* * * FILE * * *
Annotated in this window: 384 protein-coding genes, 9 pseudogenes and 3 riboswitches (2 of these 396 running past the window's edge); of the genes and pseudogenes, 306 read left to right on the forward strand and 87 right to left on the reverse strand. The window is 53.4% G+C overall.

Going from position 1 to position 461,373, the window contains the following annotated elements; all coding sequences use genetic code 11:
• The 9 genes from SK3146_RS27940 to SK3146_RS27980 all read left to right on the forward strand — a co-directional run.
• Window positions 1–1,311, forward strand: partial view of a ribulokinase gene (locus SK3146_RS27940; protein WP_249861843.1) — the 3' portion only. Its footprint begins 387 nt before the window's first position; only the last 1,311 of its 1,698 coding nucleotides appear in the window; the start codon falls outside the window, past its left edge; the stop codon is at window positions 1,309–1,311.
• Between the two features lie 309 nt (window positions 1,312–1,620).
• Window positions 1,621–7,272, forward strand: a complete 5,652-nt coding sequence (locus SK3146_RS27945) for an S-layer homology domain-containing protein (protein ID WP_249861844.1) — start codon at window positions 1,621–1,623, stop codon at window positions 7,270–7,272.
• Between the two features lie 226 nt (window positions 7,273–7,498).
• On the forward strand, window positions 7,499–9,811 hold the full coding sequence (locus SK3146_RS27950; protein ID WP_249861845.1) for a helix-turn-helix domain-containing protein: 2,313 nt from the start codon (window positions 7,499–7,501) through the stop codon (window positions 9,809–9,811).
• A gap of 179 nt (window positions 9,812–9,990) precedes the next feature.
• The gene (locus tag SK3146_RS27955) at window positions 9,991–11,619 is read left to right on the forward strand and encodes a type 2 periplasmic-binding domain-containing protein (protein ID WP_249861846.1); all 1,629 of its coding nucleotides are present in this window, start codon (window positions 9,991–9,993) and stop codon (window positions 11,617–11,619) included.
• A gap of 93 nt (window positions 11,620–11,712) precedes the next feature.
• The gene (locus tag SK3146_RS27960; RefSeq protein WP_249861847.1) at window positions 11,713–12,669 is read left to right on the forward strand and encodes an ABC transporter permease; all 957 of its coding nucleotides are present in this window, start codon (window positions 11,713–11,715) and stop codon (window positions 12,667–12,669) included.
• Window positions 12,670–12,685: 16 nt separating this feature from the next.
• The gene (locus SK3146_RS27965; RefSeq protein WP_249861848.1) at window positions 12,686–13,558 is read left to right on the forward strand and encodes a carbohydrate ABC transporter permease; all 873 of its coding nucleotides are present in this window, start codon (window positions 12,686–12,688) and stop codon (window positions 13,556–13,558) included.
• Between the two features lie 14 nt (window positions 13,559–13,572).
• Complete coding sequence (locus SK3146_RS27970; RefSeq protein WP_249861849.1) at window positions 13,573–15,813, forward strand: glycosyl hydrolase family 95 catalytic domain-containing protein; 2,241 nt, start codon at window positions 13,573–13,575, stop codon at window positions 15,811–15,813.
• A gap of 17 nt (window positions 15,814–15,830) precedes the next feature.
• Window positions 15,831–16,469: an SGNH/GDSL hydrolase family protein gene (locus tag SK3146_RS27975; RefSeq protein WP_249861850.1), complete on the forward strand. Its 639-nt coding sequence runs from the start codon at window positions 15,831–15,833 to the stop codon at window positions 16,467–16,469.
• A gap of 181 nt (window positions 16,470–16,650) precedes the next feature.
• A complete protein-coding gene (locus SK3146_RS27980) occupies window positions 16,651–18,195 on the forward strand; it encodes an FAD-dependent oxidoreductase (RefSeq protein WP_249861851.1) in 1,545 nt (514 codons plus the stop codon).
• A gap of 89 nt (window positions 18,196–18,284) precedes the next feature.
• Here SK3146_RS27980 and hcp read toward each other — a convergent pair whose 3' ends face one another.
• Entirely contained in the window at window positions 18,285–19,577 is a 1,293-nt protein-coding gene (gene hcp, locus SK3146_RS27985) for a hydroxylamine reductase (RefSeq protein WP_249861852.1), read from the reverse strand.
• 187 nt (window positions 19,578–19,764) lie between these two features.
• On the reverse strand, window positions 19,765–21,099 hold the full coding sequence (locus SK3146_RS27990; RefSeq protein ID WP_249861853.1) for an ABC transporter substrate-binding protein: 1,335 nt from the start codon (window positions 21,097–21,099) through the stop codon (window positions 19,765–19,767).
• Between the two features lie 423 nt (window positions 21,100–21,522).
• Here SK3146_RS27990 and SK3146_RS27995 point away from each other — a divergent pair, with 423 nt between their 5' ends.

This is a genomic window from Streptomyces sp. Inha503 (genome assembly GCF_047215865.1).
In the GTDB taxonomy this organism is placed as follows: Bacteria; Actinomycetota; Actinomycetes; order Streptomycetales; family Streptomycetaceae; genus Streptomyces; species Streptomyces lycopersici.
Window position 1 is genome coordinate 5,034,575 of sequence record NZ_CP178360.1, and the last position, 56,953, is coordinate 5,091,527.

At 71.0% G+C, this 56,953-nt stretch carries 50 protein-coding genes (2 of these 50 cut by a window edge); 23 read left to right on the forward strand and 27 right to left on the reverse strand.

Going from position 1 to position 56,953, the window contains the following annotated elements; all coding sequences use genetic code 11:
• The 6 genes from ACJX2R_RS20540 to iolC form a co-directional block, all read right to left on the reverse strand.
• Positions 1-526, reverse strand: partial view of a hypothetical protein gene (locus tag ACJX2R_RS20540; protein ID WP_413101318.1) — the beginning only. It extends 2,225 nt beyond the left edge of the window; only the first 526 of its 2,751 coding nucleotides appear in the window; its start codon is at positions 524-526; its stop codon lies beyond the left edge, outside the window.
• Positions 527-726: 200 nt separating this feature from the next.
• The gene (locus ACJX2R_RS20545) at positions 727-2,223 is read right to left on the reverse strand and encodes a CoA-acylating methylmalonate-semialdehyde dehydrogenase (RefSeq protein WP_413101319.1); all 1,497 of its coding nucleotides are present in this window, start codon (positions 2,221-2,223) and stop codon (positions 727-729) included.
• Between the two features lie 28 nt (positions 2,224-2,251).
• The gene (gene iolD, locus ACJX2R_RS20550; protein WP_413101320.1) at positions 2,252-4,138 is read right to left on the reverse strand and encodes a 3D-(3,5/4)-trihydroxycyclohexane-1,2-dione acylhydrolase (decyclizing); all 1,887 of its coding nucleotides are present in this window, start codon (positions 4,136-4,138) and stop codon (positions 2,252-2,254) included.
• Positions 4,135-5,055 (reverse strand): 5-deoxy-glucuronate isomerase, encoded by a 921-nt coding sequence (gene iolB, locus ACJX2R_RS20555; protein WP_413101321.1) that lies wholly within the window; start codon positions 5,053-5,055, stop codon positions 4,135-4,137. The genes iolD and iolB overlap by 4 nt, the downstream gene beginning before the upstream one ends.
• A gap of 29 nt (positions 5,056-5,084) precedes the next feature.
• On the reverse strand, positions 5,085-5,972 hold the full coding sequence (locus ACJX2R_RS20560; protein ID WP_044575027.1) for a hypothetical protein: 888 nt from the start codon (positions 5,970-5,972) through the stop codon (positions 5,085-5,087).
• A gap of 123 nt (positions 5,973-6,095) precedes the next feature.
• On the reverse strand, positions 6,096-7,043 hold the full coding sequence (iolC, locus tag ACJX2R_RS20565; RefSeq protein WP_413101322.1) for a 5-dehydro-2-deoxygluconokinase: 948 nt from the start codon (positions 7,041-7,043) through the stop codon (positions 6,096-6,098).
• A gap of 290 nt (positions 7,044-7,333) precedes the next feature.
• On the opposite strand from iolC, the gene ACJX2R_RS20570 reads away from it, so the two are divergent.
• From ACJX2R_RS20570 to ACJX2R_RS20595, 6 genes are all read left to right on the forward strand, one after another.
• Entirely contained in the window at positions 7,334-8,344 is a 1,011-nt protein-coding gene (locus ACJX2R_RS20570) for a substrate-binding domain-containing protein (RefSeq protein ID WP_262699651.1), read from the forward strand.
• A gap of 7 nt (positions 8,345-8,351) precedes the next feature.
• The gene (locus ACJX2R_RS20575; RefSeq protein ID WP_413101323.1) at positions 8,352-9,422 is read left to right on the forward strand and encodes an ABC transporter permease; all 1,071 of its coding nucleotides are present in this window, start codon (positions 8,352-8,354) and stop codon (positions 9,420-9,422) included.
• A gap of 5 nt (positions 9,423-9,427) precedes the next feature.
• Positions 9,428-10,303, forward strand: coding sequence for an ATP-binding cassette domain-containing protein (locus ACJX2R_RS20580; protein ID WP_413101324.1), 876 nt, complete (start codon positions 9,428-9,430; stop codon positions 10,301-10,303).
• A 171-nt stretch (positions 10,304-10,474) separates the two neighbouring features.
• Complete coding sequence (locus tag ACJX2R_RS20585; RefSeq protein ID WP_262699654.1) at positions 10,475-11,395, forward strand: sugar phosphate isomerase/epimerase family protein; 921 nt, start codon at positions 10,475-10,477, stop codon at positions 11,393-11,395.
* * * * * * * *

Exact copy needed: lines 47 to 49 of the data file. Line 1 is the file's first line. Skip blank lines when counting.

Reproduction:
• Entirely contained in the window at positions 7,334-8,344 is a 1,011-nt protein-coding gene (locus ACJX2R_RS20570) for a substrate-binding domain-containing protein (RefSeq protein ID WP_262699651.1), read from the forward strand.
• A gap of 7 nt (positions 8,345-8,351) precedes the next feature.
• The gene (locus ACJX2R_RS20575; RefSeq protein ID WP_413101323.1) at positions 8,352-9,422 is read left to right on the forward strand and encodes an ABC transporter permease; all 1,071 of its coding nucleotides are present in this window, start codon (positions 8,352-8,354) and stop codon (positions 9,420-9,422) included.